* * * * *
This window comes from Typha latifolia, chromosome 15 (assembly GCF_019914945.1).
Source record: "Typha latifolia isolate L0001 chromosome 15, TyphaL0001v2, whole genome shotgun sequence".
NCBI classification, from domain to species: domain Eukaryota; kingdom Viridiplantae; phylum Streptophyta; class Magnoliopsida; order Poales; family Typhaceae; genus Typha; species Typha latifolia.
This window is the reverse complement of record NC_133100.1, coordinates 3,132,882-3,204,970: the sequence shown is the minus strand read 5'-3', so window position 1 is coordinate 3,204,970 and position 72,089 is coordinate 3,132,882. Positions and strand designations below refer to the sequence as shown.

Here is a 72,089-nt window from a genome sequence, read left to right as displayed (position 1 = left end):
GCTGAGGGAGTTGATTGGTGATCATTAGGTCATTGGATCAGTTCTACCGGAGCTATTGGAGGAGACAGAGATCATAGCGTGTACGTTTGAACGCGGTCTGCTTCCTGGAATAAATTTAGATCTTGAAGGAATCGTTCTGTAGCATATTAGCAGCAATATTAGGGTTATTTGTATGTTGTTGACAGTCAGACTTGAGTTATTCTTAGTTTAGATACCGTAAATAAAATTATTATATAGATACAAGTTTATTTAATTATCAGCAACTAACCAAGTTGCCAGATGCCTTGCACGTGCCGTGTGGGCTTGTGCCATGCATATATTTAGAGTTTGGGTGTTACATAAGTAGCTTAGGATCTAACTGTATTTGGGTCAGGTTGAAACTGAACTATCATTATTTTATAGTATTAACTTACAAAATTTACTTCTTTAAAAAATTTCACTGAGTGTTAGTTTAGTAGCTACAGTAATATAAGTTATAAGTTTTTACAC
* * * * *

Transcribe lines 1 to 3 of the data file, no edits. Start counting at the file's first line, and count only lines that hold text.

This window comes from Typha latifolia, chromosome 15 (assembly GCF_019914945.1).
Source record: "Typha latifolia isolate L0001 chromosome 15, TyphaL0001v2, whole genome shotgun sequence".
NCBI classification, from domain to species: domain Eukaryota; kingdom Viridiplantae; phylum Streptophyta; class Magnoliopsida; order Poales; family Typhaceae; genus Typha; species Typha latifolia.